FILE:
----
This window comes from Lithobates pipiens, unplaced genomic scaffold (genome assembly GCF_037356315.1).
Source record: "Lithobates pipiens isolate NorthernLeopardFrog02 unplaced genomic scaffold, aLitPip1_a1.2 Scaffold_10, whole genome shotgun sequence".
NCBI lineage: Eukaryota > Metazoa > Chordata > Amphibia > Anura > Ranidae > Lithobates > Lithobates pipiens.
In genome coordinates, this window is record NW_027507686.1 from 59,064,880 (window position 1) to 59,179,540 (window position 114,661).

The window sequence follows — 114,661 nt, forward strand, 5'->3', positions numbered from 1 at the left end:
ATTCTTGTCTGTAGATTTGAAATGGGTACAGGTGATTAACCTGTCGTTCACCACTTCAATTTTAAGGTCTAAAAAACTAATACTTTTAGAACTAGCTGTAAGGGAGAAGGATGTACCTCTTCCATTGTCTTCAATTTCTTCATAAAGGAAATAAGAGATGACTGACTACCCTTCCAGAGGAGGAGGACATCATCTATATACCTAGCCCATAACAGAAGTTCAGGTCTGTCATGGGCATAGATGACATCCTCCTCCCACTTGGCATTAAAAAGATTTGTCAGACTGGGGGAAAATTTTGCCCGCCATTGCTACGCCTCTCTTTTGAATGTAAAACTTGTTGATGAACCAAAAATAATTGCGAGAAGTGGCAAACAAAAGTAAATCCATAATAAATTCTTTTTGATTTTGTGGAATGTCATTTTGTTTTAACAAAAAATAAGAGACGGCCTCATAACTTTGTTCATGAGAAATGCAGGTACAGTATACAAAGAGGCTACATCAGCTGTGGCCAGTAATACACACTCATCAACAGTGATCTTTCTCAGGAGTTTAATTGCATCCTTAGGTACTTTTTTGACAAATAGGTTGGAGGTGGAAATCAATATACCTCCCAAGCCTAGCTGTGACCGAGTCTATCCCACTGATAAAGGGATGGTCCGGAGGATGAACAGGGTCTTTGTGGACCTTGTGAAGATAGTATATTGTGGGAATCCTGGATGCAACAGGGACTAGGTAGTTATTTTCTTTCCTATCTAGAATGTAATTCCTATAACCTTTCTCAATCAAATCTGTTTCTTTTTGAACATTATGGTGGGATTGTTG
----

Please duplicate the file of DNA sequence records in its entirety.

This window comes from Lithobates pipiens, unplaced genomic scaffold (genome assembly GCF_037356315.1).
Source record: "Lithobates pipiens isolate NorthernLeopardFrog02 unplaced genomic scaffold, aLitPip1_a1.2 Scaffold_10, whole genome shotgun sequence".
NCBI lineage: Eukaryota > Metazoa > Chordata > Amphibia > Anura > Ranidae > Lithobates > Lithobates pipiens.
In genome coordinates, this window is record NW_027507686.1 from 59,064,880 (window position 1) to 59,179,540 (window position 114,661).

The window sequence follows — 114,661 nt, forward strand, 5'->3', positions numbered from 1 at the left end:
ATTCTTGTCTGTAGATTTGAAATGGGTACAGGTGATTAACCTGTCGTTCACCACTTCAATTTTAAGGTCTAAAAAACTAATACTTTTAGAACTAGCTGTAAGGGAGAAGGATGTACCTCTTCCATTGTCTTCAATTTCTTCATAAAGGAAATAAGAGATGACTGACTACCCTTCCAGAGGAGGAGGACATCATCTATATACCTAGCCCATAACAGAAGTTCAGGTCTGTCATGGGCATAGATGACATCCTCCTCCCACTTGGCATTAAAAAGATTTGTCAGACTGGGGGAAAATTTTGCCCGCCATTGCTACGCCTCTCTTTTGAATGTAAAACTTGTTGATGAACCAAAAATAATTGCGAGAAGTGGCAAACAAAAGTAAATCCATAATAAATTCTTTTTGATTTTGTGGAATGTCATTTTGTTTTAACAAAAAATAAGAGACGGCCTCATAACTTTGTTCATGAGAAATGCAGGTACAGTATACAAAGAGGCTACATCAGCTGTGGCCAGTAATACACACTCATCAACAGTGATCTTTCTCAGGAGTTTAATTGCATCCTTAGGTACTTTTTTGACAAATAGGTTGGAGGTGGAAATCAATATACCTCCCAAGCCTAGCTGTGACCGAGTCTATCCCACTGATAAAGGGATGGTCCGGAGGATGAACAGGGTCTTTGTGGACCTTGTGAAGATAGTATATTGTGGGAATCCTGGATGCAACAGGGACTAGGTAGTTATTTTCTTTCCTATCTAGAATGTAATTCCTATAACCTTTCTCAATCAAATCTGTTTCTTTTTGAACATTATGGTGGGATTGTTG